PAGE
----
Flashcards in Nutrition Chapter 7 Deck (25):
What is the structure of an amino acid?
an amino group, an acid group, a hydrogen, a side chain (different for each amino acid)
What are the 9 essential amino acids?
histidine, isoleucine, leucine, lysine, methionine, phenylalanine, threonine, tryptophan, valine
What is an essential amino acid?
amino acids that must be obtained from food because the body can't make them
What is transamination?
transfer of an amino group from 1 amino acid to a carbon skeleton to form a new amino acid
What is deamination?
cleaving off an amino group, amino group joins urea, carbon skeleton used for other things
How are protein synthesized?
amino acids are linked together through a peptide bond (condensation reaction)
amino group of one AA attaches to the acid group of another AA
How does protein synthesis happen?
occurs in the ribosomes
transcription - mRNA formed from DNA
translation - mRNA used to synthesis polypeptide chains
How are proteins organized?
primary, secondary, tertiary, quaternary structure
folding determines the overall shape and therefore function of the protein.
How is protein denatured?
exposure to acid, base, heat, enzymes (pepsin in the stomach)
What is BV?
biological value, measure of how efficiently the absorbed food protein in converted to tissue protein
nitrogen retained/nitrogen absorbed = bv
What is PER?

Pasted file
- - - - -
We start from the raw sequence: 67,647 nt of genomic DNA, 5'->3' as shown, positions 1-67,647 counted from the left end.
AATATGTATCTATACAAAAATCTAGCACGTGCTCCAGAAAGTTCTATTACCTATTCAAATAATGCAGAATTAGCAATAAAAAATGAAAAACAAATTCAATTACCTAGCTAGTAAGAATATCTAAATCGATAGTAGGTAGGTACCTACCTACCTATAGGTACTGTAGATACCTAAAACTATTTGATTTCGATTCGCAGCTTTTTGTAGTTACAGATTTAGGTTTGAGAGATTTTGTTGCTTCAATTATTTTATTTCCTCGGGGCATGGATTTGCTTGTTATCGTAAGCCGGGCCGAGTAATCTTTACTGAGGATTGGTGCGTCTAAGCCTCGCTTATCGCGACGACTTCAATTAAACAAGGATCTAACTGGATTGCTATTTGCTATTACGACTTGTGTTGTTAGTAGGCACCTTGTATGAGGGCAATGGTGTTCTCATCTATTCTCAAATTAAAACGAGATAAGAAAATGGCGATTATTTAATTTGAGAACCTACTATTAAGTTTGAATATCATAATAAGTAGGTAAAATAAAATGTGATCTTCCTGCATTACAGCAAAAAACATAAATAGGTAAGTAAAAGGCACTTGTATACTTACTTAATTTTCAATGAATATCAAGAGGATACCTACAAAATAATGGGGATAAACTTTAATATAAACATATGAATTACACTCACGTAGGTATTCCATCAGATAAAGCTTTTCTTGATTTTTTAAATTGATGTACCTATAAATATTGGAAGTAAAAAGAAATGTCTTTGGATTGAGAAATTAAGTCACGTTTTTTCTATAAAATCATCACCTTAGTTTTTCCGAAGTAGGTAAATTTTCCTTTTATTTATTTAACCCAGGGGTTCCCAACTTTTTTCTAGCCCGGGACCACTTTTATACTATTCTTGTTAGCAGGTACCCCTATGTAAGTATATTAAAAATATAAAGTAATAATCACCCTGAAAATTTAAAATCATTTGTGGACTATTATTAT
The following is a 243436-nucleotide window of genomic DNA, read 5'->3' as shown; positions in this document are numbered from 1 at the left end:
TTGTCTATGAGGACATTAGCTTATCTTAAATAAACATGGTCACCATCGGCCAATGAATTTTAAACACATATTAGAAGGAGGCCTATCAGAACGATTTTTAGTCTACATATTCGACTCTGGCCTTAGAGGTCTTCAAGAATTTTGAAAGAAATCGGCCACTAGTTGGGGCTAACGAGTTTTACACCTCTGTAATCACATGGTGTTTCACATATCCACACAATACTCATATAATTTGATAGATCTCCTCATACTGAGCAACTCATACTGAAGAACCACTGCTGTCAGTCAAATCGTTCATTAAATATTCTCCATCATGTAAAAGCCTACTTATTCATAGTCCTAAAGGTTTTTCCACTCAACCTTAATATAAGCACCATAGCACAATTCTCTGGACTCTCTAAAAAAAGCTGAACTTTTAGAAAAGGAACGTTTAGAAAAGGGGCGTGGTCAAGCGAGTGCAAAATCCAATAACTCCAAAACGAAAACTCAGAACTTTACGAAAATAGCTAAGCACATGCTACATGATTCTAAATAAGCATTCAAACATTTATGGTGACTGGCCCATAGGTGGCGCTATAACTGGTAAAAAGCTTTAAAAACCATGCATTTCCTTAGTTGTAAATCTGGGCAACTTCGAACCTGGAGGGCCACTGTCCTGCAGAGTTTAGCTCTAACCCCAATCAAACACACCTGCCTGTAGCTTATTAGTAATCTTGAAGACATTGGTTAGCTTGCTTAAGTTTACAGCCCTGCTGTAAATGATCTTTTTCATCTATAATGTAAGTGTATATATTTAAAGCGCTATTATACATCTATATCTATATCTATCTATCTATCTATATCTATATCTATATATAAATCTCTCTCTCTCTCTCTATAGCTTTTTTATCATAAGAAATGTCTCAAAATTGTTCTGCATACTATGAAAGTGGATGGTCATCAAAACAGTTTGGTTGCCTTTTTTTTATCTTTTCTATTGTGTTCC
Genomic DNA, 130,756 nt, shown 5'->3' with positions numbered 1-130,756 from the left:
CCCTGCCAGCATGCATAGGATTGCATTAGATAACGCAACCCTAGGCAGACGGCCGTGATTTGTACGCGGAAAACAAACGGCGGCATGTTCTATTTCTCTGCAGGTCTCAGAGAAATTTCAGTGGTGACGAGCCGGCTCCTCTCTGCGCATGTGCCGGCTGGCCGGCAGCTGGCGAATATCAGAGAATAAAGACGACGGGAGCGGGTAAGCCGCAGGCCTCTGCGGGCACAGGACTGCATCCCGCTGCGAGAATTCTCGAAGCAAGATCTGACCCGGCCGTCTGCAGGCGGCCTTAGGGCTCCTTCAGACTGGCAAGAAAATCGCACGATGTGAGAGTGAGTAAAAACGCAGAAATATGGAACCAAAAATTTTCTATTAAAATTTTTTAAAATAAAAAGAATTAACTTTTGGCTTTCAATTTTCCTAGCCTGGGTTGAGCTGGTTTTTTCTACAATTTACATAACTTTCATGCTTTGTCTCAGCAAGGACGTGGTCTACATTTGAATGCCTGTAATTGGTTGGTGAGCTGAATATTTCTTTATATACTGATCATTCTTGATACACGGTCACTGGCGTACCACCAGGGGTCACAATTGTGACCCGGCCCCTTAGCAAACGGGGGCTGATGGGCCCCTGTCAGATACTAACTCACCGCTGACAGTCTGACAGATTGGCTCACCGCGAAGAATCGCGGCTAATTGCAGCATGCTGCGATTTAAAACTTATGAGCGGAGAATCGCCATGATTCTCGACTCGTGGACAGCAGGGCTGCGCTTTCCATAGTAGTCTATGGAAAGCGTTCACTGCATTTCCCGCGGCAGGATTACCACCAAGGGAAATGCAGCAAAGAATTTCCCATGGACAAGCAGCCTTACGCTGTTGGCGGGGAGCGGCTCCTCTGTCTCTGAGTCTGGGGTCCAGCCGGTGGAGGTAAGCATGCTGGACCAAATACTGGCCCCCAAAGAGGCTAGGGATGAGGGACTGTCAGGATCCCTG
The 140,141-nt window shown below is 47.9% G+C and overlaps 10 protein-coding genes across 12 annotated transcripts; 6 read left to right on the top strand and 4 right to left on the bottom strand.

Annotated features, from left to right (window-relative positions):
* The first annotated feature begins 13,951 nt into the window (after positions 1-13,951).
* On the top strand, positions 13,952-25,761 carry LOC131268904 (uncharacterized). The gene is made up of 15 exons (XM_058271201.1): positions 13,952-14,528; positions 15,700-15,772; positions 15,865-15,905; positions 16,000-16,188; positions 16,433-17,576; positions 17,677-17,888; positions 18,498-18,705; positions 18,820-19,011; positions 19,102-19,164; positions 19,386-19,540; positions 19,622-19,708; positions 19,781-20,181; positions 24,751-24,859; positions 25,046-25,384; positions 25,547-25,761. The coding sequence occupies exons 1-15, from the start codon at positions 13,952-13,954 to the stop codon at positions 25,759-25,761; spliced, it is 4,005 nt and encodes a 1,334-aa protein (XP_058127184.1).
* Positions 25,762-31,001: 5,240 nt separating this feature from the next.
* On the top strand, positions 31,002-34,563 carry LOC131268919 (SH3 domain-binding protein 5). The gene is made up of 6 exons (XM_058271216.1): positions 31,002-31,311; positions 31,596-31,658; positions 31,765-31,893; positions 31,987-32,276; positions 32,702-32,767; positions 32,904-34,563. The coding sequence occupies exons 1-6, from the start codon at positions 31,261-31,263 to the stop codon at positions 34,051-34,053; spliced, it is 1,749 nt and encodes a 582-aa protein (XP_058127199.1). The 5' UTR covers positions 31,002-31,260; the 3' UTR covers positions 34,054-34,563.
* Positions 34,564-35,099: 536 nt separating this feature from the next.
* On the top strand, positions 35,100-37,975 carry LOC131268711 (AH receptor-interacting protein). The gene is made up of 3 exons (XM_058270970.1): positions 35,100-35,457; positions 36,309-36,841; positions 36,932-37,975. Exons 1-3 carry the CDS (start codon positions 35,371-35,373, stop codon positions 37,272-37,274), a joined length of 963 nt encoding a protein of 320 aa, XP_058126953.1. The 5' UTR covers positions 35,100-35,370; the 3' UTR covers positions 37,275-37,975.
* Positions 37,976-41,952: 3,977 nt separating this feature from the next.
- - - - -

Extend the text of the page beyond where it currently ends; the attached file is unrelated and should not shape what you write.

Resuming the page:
protein efficiency ration, measure of food protein quality
weight gain (g)/protein consumed = PER
What is CS?
mg of limiting AA per g of protein/mg of limiting AA per g protein of an "ideal" protein
What is PDCAAS?
protein digestibility corrected amino acid score
most widely used measure of quality
CS x digestibility
What is protein quality evaluation?
ability of a protein to support body growth and maintenance
only applies when amount consumed is less than or equal to the body's needs
What is the recommended intake of protein?
8-10% of kcal
enough to maintain nitrogen balance
replace what is lost
RDA for adults = .8g / kg body weight (56 g for men and 46 g for women - avg. weight)
What happens to excess protein?
it can't be stored as protein, carbon skeletons used for energy or stored as fat
How is protein digested in the stomach?
HCl denatures the protein, the enzyme pepsin uses hydrolysis reactions to start breaking the long polypeptide chains into shorter chains
What is pepsin?
pepsin is an enzyme that is stored as pepsinogen in the cells of the stomach, its release is controlled by the hormone gastrin
How is protein digested in the SI?
walls of the SI release the hormones secretin and CCK, this stimulates the pancreas to release proteases that digest the chains into individual AAs or short chains, peptidases break down short chains
How is protein absorbed?
active transport, travel to the liver via the portal vein where they join the amino acid pool
What are the functions of protein?
produce vital body structures
maintain fluid balance
contribute to immune function
synthesize hormones, enzymes and neurotransmitters
What is PEM?
protein energy malnutrition
usually occurs as marasmus or kwashiorkor
What is kwashiorkor?
acute development, usually when a new child is born and the older one no longer gets nursed or an underlying disease or infection
causes edema, fatty liver, growth impairment, moderate weight loss
What is marasmus?
develops slowly, severe deficiency of energy
causes severe weight loss, wasting and stunting